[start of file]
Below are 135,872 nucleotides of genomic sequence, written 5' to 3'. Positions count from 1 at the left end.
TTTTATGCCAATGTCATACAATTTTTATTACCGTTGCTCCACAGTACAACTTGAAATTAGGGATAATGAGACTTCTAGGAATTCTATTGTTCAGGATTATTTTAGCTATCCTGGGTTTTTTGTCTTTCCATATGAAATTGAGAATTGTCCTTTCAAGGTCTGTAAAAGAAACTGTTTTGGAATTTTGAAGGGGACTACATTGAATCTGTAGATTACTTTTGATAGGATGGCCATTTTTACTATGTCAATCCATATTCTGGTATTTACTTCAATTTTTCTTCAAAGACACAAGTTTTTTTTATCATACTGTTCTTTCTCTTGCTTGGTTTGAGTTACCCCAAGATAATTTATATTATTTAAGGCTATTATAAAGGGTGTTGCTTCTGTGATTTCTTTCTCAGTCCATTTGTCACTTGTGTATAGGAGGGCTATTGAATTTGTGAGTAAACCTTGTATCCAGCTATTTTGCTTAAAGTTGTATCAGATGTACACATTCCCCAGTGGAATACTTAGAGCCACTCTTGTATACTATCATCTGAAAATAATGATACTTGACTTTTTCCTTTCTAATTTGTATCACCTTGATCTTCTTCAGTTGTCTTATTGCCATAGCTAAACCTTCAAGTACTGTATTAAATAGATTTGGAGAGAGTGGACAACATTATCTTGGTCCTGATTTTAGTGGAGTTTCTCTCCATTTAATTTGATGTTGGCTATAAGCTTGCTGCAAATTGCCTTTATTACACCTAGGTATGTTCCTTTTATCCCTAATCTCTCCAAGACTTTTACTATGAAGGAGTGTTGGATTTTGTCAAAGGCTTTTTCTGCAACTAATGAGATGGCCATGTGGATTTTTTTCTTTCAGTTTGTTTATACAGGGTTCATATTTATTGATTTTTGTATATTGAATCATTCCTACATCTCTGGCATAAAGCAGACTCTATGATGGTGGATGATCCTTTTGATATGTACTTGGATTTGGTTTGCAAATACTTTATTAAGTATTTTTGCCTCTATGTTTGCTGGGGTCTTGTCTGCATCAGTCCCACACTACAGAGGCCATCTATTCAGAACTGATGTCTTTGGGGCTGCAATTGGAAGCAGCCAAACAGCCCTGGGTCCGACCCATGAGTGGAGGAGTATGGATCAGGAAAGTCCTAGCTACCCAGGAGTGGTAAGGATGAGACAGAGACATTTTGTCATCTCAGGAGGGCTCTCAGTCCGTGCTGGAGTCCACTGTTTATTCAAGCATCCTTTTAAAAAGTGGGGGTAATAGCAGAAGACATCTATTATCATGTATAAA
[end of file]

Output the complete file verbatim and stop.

Below are 135,872 nucleotides of genomic sequence, written 5' to 3'. Positions count from 1 at the left end.
TTTTATGCCAATGTCATACAATTTTTATTACCGTTGCTCCACAGTACAACTTGAAATTAGGGATAATGAGACTTCTAGGAATTCTATTGTTCAGGATTATTTTAGCTATCCTGGGTTTTTTGTCTTTCCATATGAAATTGAGAATTGTCCTTTCAAGGTCTGTAAAAGAAACTGTTTTGGAATTTTGAAGGGGACTACATTGAATCTGTAGATTACTTTTGATAGGATGGCCATTTTTACTATGTCAATCCATATTCTGGTATTTACTTCAATTTTTCTTCAAAGACACAAGTTTTTTTTATCATACTGTTCTTTCTCTTGCTTGGTTTGAGTTACCCCAAGATAATTTATATTATTTAAGGCTATTATAAAGGGTGTTGCTTCTGTGATTTCTTTCTCAGTCCATTTGTCACTTGTGTATAGGAGGGCTATTGAATTTGTGAGTAAACCTTGTATCCAGCTATTTTGCTTAAAGTTGTATCAGATGTACACATTCCCCAGTGGAATACTTAGAGCCACTCTTGTATACTATCATCTGAAAATAATGATACTTGACTTTTTCCTTTCTAATTTGTATCACCTTGATCTTCTTCAGTTGTCTTATTGCCATAGCTAAACCTTCAAGTACTGTATTAAATAGATTTGGAGAGAGTGGACAACATTATCTTGGTCCTGATTTTAGTGGAGTTTCTCTCCATTTAATTTGATGTTGGCTATAAGCTTGCTGCAAATTGCCTTTATTACACCTAGGTATGTTCCTTTTATCCCTAATCTCTCCAAGACTTTTACTATGAAGGAGTGTTGGATTTTGTCAAAGGCTTTTTCTGCAACTAATGAGATGGCCATGTGGATTTTTTTCTTTCAGTTTGTTTATACAGGGTTCATATTTATTGATTTTTGTATATTGAATCATTCCTACATCTCTGGCATAAAGCAGACTCTATGATGGTGGATGATCCTTTTGATATGTACTTGGATTTGGTTTGCAAATACTTTATTAAGTATTTTTGCCTCTATGTTTGCTGGGGTCTTGTCTGCATCAGTCCCACACTACAGAGGCCATCTATTCAGAACTGATGTCTTTGGGGCTGCAATTGGAAGCAGCCAAACAGCCCTGGGTCCGACCCATGAGTGGAGGAGTATGGATCAGGAAAGTCCTAGCTACCCAGGAGTGGTAAGGATGAGACAGAGACATTTTGTCATCTCAGGAGGGCTCTCAGTCCGTGCTGGAGTCCACTGTTTATTCAAGCATCCTTTTAAAAAGTGGGGGTAATAGCAGAAGACATCTATTATCATGTATAAA